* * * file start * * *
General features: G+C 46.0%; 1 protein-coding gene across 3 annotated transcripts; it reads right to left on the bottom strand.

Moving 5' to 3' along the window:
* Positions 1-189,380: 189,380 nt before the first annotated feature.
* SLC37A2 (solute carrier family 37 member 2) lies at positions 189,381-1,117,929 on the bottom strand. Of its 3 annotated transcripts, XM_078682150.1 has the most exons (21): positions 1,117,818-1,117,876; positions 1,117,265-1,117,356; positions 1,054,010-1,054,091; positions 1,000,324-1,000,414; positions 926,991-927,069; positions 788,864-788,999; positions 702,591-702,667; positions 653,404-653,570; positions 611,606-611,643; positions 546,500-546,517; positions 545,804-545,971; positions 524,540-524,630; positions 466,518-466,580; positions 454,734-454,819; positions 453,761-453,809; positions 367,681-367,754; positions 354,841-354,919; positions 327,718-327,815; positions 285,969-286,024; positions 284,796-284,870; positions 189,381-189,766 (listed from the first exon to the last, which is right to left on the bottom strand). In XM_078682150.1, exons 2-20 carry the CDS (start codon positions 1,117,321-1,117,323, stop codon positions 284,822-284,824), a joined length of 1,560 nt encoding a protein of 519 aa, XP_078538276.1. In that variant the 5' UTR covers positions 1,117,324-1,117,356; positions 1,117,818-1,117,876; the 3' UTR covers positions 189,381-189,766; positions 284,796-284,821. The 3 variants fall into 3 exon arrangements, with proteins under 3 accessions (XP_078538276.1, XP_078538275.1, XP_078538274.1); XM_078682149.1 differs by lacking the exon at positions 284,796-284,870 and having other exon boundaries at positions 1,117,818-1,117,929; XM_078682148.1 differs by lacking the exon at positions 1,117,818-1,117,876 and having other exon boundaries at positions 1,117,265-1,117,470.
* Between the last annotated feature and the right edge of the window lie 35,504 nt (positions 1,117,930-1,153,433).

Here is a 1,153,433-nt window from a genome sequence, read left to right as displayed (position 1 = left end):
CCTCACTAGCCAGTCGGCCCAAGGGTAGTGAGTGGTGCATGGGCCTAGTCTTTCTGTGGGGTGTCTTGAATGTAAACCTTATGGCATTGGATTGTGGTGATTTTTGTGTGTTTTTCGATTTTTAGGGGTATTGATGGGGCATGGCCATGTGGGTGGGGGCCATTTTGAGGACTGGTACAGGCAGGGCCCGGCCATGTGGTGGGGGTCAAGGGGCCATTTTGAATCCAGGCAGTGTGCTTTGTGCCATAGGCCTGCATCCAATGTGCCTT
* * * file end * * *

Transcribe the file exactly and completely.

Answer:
General features: G+C 46.0%; 1 protein-coding gene across 3 annotated transcripts; it reads right to left on the bottom strand.

Moving 5' to 3' along the window:
* Positions 1-189,380: 189,380 nt before the first annotated feature.
* SLC37A2 (solute carrier family 37 member 2) lies at positions 189,381-1,117,929 on the bottom strand. Of its 3 annotated transcripts, XM_078682150.1 has the most exons (21): positions 1,117,818-1,117,876; positions 1,117,265-1,117,356; positions 1,054,010-1,054,091; positions 1,000,324-1,000,414; positions 926,991-927,069; positions 788,864-788,999; positions 702,591-702,667; positions 653,404-653,570; positions 611,606-611,643; positions 546,500-546,517; positions 545,804-545,971; positions 524,540-524,630; positions 466,518-466,580; positions 454,734-454,819; positions 453,761-453,809; positions 367,681-367,754; positions 354,841-354,919; positions 327,718-327,815; positions 285,969-286,024; positions 284,796-284,870; positions 189,381-189,766 (listed from the first exon to the last, which is right to left on the bottom strand). In XM_078682150.1, exons 2-20 carry the CDS (start codon positions 1,117,321-1,117,323, stop codon positions 284,822-284,824), a joined length of 1,560 nt encoding a protein of 519 aa, XP_078538276.1. In that variant the 5' UTR covers positions 1,117,324-1,117,356; positions 1,117,818-1,117,876; the 3' UTR covers positions 189,381-189,766; positions 284,796-284,821. The 3 variants fall into 3 exon arrangements, with proteins under 3 accessions (XP_078538276.1, XP_078538275.1, XP_078538274.1); XM_078682149.1 differs by lacking the exon at positions 284,796-284,870 and having other exon boundaries at positions 1,117,818-1,117,929; XM_078682148.1 differs by lacking the exon at positions 1,117,818-1,117,876 and having other exon boundaries at positions 1,117,265-1,117,470.
* Between the last annotated feature and the right edge of the window lie 35,504 nt (positions 1,117,930-1,153,433).

Here is a 1,153,433-nt window from a genome sequence, read left to right as displayed (position 1 = left end):
CCTCACTAGCCAGTCGGCCCAAGGGTAGTGAGTGGTGCATGGGCCTAGTCTTTCTGTGGGGTGTCTTGAATGTAAACCTTATGGCATTGGATTGTGGTGATTTTTGTGTGTTTTTCGATTTTTAGGGGTATTGATGGGGCATGGCCATGTGGGTGGGGGCCATTTTGAGGACTGGTACAGGCAGGGCCCGGCCATGTGGTGGGGGTCAAGGGGCCATTTTGAATCCAGGCAGTGTGCTTTGTGCCATAGGCCTGCATCCAATGTGCCTT